No. 40, Milwaukee Bucks: Jon Leuer, 6’11” power forward, Wisconsin: He doesn’t have to leave the state. A polished big man who had a very productive college career. He’s a four who can step out on the wings (hit 37 percent of his threes last season), can create his shot off the dribble and is a good ball handler for his size. At the NBA level he’ll face better athletes and he needs to get stronger, but he can step in and give backup minutes. Think a poor man’s Troy Murphy (at Troy’s peak).

No. 41, Los Angeles Lakers: Darius Morris, 6’5” point guard, Michigan: He took big steps forward last season. He’s long and he has good court vision and is a passing point who also can get into the lane, create and finish (although that will be harder for him in the NBA). He needs to take care of the ball and there are questions about how he will defend at the NBA level, but he should be a solid backup point for a team with a little more development (like any kind of outside shot). And the Lakers are looking for point guards.

No. 42, Indiana Pacers: Davis Bertans, 6’10” small forward, Latvia: He is expected to be traded to the San Antonio Spurs. Trying his best to fit the stereotype, Bertans is a big European who likes to play on the perimeter. The guy can shoot the rock and is a deft passer, has a quick release on his shot. He killed it in workouts but struggled in games. He will be stashed in Europe for a couple years.

No. 43, Chicago Bulls: Malcolm Lee, 6’5” shooting guard, UCLA: Tom Thibodeau and the Bulls will love him. When other teams were bringing in the guards at the very top of this draft to work out, they often tried to bring in Lee to work out against them and defend them, so they could see how those guys dealt with a good NBA defender. He’s long and athletic but he he’s a shooting guard who shot 29.5 percent from three last year. But if he defends he can see the court in Chicago.

No. 44, Golden State Warriors: Charles Jenkins, 6’3” point guard, Hofstra: This is the guy with those game-winning buzzer beaters against William and Mary you kept watching on YouTube. He has a good jumper with NBA three range (he hit 42 percent last year in college) and he is strong and can drive and draw fouls. He was the team with a constant green light in college, can he adjust to being a bit player? This is a big step up for him in terms of athleticism and level of play, we’ll see how he handles it. Still, good value, he was a bubble first rounder on most boards.

No. 45, New Orleans Hornets: Josh Harrellson, 6’10” center, Kentucky: The Hornets sold this pick to the Knicks. He had a very good NCAA Tournament and improved as the season went on. He showed some real toughness. While he is a big body he’s not really big by NBA standards and he’s not that athletic. When the Wildcats had real big talent inside last season (DeMarcus Cousins, Daniel Orton) Harrellson couldn’t get off the bench, but he was thrust into a key role this year.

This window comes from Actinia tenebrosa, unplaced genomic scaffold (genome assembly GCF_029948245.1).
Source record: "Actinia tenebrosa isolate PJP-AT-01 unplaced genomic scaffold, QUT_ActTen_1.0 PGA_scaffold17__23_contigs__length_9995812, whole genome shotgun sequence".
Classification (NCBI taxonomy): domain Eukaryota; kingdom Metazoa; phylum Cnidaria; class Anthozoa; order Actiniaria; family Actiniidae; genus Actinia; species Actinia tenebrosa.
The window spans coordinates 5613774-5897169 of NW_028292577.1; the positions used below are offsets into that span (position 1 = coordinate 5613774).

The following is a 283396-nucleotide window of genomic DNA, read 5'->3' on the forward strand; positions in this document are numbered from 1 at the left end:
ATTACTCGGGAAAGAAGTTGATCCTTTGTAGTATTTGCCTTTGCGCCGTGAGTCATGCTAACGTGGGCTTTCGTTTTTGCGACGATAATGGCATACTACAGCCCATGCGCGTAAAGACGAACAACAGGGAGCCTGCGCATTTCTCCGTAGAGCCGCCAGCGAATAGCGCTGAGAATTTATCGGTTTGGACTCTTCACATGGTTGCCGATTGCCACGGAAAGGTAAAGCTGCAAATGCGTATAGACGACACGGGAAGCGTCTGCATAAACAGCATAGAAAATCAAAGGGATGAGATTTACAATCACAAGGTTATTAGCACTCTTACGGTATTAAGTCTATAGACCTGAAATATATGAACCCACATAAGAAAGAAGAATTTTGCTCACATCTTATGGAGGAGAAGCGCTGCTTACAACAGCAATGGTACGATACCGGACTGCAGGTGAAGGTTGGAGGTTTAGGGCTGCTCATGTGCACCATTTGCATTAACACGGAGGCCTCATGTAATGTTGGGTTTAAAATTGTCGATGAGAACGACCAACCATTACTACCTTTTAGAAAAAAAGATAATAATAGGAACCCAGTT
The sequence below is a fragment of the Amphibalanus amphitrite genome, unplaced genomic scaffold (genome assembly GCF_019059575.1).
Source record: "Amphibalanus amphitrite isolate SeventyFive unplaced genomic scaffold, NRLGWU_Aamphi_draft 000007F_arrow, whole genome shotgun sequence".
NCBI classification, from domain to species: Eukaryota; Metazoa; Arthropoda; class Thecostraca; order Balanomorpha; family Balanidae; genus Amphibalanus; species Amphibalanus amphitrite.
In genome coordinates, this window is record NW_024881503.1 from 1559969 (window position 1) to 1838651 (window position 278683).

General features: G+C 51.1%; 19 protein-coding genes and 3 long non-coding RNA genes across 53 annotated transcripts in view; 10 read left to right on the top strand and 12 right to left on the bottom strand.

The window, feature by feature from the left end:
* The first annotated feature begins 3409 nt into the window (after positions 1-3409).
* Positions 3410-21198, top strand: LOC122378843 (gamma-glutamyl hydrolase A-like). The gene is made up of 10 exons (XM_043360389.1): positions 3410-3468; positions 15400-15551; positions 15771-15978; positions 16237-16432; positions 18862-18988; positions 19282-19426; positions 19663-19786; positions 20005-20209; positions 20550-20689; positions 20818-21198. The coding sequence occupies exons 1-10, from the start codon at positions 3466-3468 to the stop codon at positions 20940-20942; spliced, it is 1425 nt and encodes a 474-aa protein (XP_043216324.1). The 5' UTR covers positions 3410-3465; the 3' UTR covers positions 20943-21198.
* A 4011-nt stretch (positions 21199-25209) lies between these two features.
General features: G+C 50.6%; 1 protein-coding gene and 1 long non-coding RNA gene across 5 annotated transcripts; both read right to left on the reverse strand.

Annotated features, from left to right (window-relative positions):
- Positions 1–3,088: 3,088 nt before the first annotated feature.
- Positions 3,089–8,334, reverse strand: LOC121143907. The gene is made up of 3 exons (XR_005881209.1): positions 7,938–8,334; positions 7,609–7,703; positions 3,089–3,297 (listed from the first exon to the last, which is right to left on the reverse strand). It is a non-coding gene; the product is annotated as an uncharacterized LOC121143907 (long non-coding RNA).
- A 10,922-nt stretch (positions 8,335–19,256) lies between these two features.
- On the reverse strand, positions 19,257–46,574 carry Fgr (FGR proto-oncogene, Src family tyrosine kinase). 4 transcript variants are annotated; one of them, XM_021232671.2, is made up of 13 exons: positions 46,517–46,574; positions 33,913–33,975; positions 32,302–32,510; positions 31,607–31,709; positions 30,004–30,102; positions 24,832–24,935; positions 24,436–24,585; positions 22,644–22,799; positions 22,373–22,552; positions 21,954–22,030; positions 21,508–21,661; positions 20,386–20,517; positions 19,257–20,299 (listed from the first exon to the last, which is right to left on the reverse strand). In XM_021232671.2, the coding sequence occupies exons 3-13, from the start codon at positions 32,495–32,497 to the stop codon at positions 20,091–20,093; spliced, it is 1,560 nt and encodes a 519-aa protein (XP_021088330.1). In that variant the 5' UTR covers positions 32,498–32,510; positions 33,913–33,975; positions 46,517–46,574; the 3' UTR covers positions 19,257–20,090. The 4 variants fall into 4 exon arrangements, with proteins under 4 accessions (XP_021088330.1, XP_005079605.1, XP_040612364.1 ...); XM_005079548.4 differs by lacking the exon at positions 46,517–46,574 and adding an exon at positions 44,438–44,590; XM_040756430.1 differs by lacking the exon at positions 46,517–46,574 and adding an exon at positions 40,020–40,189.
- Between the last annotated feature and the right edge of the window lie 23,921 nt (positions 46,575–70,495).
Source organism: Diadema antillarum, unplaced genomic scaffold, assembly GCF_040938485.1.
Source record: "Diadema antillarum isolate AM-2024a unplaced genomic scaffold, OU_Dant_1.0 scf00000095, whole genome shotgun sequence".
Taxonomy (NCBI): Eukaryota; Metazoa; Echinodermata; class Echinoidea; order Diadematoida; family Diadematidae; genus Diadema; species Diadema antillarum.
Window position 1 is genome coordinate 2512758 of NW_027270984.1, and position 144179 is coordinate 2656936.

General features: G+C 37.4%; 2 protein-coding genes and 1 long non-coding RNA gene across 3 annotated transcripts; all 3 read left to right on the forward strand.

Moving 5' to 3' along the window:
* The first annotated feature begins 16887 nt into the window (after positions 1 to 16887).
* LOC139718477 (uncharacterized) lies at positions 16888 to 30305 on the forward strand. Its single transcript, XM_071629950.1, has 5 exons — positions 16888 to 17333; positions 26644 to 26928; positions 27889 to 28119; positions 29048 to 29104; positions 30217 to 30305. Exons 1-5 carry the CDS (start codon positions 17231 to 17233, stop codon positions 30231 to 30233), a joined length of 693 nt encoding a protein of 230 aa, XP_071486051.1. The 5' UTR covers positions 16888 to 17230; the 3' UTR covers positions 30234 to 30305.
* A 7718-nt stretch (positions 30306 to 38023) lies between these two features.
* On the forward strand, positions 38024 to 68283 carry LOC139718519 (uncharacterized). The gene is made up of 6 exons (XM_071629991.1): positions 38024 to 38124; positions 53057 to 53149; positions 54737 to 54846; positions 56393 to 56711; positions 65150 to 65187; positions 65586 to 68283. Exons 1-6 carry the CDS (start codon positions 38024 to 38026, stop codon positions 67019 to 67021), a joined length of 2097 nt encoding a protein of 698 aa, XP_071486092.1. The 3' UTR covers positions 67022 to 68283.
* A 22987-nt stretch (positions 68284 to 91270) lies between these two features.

No. 46, Los Angeles Lakers: Andrew Goudelock, 6’3″ point guard, University of Charleston. He wowed people at the Portsmouth Invitational with a great shooting range (he hit 40 percent from three last season), and he was scoring on catch-and-shoots as well as off the dribble. But he struggled on defense, as he had all season. He’s point guard sized but is really an undersized two guard and not a great athlete. A very Mitch Kupchak pick — he loves guys who can shoot, even if they can do little else.

No. 47, Los Angeles Clippers: Travis Leslie, 6’4” shooting guard, Georgia: We say shooting guard but wing player may be the better description. Fans will love him, he’s a dynamic athlete who plays above the rim (so the Clippers have another guy who can throw down wicked dunks). His game is about using that athleticism to drive the paint and score or get fouled. But he’s small for a shooting guard and he can’t shoot that well. He hit just 30.2 percent from three last year. Has to figure out how to defend and how to knock down outside shots to really stick in the NBA.

No. 48, Atlanta Hawks: Keith Benson, 6’11” power forward/center, Oakland: A big man being drafted on potential — he is 6’11’ with a 7’4” wingspan who is a very good athlete, can run the floor and has a little midrange game. He looks good on paper but he needs to get stronger and refine his game. He needs to be a better defender to stick in the NBA, and at this level he cannot take plays off anymore. This isn’t college.

No. 49, Memphis Grizzlies: Josh Selby, 6’3” point guard, Kansas: He’s an explosive athlete and in one-on-one and open court situations can get to the rim and score. He also can be a ball-dominating guard with poor shot selection He hit just 37 percent of his shots last season. He’s got to adjust to being an NBA point guard, but his athleticism makes him a potentially good pick and a good value this deep in the second round.

No. 50, Philadelphia 76ers: Lavoy Allen, 6’9″ power forward, Temple: He’s got good size for an NBA forward to play inside, he’s a good rebounder and he has soft hands. In the Atlantic 10, he could score almost whenever he wanted to. But there are serious questions about his motivation and effort, and that was a red flag for a lot of teams.

No. 51, Portland Trail Blazers: Jon Diebler, 6’6″ shooting guard, Ohio State: The guy can shoot — he hit 50.2 percent from three last season. He’s not a great athlete and he is not going to create his own shot at the next level (or be a great defender), but he is a catch-and-shoot guy who will knock it down (if not here in Europe).